Christakis doesn’t parse the distinctions between her vision and the Montessori, Waldorf, or Reggio Emilia methods, which have a number of similarities to what she recommends, and seem to have grown in popularity in recent years. She mostly criticizes preschool classrooms that focus on structured activity after structured activity, and drill pre-academics, like letter sounds and the days of the week, into children.

The ideal preschool Christakis describes sounds lovely, but I wonder how realistic it is outside of affluent areas. Children can learn certain things through free play and independent experimentation, but in order to learn a significant number of new things, they really need adult guidance (or scaffolding, as Christakis tends to call it.) Though at times she seems to suggest any focused child activity—like playing with water in cups—has value, she doesn’t provide any evidence that this independent activity has continual learning value. There’s no doubt that a child can intuit things about water, density and floating by playing with water, but most children will continue to play with water long past the point of learning anything new. To learn more, they would need teacher guidance. They continue to play in the water because it is fun. Which is fine, but that has little to do with the learning component of preschool.

If more learning requires a teacher’s guidance in child-directed activities, it is hard to see how effective a teacher can be if she is in charge of ten or more students at once, especially if she isn’t highly skilled. Up to ten students-to-one teacher is considered best practice by the National Association for the Education of Young Children for pre-K, but many students face less favorable ratios, and are in classrooms where, because of home hardships, there are often more behavioral problems that place additional demands on a teacher’s attention. It’s no surprise teachers in such classes resort to structured activities to try to maintain control.

Achieving smaller teacher-to-student ratios would require paying for more teachers, in addition to the fact that Christakis rightly believes we need to pay teachers more if we want quality instruction. However, these costs add up (one wonderful pre-K near me in suburban Philadelphia has tuition of 18k for the school year, and it’s not even a full-day program!) Offering children from disadvantaged backgrounds high quality pre-K would help close the achievement gap, but given its hefty price tag, it seems like a politically tough proposition.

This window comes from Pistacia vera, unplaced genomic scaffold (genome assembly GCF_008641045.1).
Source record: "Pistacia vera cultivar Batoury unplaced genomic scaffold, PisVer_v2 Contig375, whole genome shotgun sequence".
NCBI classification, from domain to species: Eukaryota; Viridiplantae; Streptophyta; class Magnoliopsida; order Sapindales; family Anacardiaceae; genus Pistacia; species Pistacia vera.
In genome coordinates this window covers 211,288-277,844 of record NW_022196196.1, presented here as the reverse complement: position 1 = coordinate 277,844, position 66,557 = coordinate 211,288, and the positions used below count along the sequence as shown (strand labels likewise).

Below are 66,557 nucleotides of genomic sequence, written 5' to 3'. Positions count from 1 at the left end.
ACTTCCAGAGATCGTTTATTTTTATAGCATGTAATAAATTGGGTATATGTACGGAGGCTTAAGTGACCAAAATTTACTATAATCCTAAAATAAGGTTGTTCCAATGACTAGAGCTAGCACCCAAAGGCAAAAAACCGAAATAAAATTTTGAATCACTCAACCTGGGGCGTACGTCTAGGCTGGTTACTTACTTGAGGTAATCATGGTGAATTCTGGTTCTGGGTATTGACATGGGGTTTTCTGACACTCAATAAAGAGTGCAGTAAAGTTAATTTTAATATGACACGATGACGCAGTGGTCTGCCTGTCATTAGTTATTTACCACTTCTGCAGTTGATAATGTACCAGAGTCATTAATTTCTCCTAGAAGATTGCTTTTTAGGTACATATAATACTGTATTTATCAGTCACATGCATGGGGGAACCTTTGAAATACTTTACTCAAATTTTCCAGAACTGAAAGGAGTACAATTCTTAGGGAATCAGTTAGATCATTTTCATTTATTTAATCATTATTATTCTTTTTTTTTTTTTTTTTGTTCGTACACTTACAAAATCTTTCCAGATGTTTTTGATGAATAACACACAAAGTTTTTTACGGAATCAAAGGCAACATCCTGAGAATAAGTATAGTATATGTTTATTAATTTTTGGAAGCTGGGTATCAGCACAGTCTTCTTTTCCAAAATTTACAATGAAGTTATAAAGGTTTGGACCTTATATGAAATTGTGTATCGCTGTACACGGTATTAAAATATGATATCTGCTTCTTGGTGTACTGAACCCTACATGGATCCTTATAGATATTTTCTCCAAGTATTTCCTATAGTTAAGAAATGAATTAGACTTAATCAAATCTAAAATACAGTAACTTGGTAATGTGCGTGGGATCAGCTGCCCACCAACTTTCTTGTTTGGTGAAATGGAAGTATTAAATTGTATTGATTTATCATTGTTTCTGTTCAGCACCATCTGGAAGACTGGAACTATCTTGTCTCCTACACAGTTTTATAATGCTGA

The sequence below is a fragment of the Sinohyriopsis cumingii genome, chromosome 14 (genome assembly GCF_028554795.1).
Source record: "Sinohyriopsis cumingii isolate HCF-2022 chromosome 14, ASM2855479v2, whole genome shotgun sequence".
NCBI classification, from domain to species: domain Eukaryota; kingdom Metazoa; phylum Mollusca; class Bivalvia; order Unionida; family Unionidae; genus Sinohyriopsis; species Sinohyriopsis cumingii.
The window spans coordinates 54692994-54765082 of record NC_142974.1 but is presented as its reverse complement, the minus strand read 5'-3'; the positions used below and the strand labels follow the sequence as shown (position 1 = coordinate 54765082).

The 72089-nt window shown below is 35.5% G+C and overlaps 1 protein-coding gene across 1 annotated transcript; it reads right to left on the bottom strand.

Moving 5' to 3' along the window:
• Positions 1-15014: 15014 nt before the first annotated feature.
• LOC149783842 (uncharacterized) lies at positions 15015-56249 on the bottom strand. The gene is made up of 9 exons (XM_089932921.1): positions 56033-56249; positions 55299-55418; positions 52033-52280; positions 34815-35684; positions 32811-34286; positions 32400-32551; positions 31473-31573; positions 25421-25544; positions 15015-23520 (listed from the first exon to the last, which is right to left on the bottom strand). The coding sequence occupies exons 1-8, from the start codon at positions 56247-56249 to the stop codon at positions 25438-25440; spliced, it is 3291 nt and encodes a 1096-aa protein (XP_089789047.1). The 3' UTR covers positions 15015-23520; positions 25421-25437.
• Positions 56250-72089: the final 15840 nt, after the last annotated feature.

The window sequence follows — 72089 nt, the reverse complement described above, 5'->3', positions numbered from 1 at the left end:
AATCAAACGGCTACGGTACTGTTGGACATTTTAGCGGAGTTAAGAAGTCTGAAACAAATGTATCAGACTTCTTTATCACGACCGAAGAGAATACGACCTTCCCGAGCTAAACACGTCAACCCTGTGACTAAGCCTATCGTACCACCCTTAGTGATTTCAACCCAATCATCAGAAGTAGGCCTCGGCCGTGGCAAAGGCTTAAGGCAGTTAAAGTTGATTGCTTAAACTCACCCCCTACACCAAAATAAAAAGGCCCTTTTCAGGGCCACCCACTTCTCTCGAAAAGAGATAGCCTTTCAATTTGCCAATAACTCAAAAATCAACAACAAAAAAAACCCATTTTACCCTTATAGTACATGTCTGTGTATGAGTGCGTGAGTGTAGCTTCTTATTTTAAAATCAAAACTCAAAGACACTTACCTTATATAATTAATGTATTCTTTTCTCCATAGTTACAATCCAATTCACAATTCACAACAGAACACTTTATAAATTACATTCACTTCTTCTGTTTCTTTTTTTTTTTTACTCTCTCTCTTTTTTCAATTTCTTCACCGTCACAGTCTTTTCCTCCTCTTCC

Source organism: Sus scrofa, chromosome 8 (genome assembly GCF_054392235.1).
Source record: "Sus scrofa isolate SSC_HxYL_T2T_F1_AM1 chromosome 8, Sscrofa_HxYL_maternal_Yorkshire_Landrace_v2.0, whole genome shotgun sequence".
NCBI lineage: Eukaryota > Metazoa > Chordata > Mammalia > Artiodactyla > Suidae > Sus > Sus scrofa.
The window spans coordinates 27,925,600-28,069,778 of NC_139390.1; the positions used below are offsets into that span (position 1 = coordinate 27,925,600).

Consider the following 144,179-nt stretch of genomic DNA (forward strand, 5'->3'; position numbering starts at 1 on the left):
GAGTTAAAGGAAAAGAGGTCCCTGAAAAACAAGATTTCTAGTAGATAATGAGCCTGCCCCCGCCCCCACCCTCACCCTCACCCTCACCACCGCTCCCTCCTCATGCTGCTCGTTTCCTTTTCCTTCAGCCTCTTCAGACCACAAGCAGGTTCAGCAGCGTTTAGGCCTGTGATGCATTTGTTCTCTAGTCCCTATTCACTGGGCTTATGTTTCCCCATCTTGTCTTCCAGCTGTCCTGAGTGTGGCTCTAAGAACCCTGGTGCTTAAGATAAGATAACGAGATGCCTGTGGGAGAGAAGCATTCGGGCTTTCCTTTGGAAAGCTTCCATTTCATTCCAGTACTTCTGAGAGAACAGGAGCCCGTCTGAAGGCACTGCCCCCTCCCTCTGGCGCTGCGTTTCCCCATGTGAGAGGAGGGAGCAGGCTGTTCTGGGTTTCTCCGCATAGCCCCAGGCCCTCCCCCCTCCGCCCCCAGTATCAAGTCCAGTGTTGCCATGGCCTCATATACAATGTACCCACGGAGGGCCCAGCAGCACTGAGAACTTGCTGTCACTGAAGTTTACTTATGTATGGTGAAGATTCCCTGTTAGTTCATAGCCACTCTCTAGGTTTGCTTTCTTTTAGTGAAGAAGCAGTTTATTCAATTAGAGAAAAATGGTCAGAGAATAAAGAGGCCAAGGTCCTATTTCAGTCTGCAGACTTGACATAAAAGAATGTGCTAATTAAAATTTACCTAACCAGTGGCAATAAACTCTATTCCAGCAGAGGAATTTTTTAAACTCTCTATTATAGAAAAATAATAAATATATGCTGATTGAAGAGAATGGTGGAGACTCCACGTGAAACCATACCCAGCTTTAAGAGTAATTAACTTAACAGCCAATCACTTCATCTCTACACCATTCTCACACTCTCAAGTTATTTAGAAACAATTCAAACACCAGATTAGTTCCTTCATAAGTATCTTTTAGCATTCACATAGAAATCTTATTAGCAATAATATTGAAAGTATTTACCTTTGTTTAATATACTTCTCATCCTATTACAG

Unfortunately, many low and middle-income parents that work have no choice but to enroll their children in full-day programs that have many of the flaws Christakis identifies. She advocates parents trying to influence the content of these programs, which she thinks could be effective in bringing about change.

In the meantime, I’m not convinced these programs are all bad. Different parents value different things, and pre-academics and structured activities, at least if they are calibrated to the child’s ability, can teach children the value of focusing on things one doesn’t necessarily find interesting, accommodating others in the community, perseverance and hard work. Those are traits we want our kids to learn eventually. And some children genuinely do like worksheets. Christakis marvels over early childhood, and sees a lot of intrinsic value in letting kids be kids. But that’s a value judgement, and each parent has to decide for themselves which traits—and when—they want to cultivate in their children.

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Kelly Sarabyn